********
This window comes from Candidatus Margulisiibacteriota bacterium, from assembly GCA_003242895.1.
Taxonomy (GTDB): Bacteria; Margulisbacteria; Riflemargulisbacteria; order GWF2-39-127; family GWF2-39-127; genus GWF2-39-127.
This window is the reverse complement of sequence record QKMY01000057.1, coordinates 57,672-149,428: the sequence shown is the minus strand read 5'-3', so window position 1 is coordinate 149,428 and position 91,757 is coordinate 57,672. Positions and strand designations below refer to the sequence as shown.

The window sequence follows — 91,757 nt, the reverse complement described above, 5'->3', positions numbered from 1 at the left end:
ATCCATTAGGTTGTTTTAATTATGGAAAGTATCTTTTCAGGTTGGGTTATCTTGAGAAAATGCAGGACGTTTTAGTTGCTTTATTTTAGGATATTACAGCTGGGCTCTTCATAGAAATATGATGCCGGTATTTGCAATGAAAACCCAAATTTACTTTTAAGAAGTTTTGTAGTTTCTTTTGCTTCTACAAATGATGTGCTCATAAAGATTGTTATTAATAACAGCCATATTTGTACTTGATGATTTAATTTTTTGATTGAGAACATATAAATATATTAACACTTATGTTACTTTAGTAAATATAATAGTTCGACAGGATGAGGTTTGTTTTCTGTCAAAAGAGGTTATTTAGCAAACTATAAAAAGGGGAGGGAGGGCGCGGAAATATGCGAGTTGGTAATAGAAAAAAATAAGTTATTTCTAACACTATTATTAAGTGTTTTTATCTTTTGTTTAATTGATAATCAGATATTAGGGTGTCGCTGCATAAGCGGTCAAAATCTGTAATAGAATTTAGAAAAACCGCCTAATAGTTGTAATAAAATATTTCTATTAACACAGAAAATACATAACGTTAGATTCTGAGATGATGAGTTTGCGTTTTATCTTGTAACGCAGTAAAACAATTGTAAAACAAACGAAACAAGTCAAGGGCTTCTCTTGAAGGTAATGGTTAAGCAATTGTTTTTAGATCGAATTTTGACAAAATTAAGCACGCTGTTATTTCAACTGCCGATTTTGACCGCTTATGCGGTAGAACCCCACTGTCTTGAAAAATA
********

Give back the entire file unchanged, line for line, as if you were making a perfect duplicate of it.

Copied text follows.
This window comes from Candidatus Margulisiibacteriota bacterium, from assembly GCA_003242895.1.
Taxonomy (GTDB): Bacteria; Margulisbacteria; Riflemargulisbacteria; order GWF2-39-127; family GWF2-39-127; genus GWF2-39-127.
This window is the reverse complement of sequence record QKMY01000057.1, coordinates 57,672-149,428: the sequence shown is the minus strand read 5'-3', so window position 1 is coordinate 149,428 and position 91,757 is coordinate 57,672. Positions and strand designations below refer to the sequence as shown.

The window sequence follows — 91,757 nt, the reverse complement described above, 5'->3', positions numbered from 1 at the left end:
ATCCATTAGGTTGTTTTAATTATGGAAAGTATCTTTTCAGGTTGGGTTATCTTGAGAAAATGCAGGACGTTTTAGTTGCTTTATTTTAGGATATTACAGCTGGGCTCTTCATAGAAATATGATGCCGGTATTTGCAATGAAAACCCAAATTTACTTTTAAGAAGTTTTGTAGTTTCTTTTGCTTCTACAAATGATGTGCTCATAAAGATTGTTATTAATAACAGCCATATTTGTACTTGATGATTTAATTTTTTGATTGAGAACATATAAATATATTAACACTTATGTTACTTTAGTAAATATAATAGTTCGACAGGATGAGGTTTGTTTTCTGTCAAAAGAGGTTATTTAGCAAACTATAAAAAGGGGAGGGAGGGCGCGGAAATATGCGAGTTGGTAATAGAAAAAAATAAGTTATTTCTAACACTATTATTAAGTGTTTTTATCTTTTGTTTAATTGATAATCAGATATTAGGGTGTCGCTGCATAAGCGGTCAAAATCTGTAATAGAATTTAGAAAAACCGCCTAATAGTTGTAATAAAATATTTCTATTAACACAGAAAATACATAACGTTAGATTCTGAGATGATGAGTTTGCGTTTTATCTTGTAACGCAGTAAAACAATTGTAAAACAAACGAAACAAGTCAAGGGCTTCTCTTGAAGGTAATGGTTAAGCAATTGTTTTTAGATCGAATTTTGACAAAATTAAGCACGCTGTTATTTCAACTGCCGATTTTGACCGCTTATGCGGTAGAACCCCACTGTCTTGAAAAATA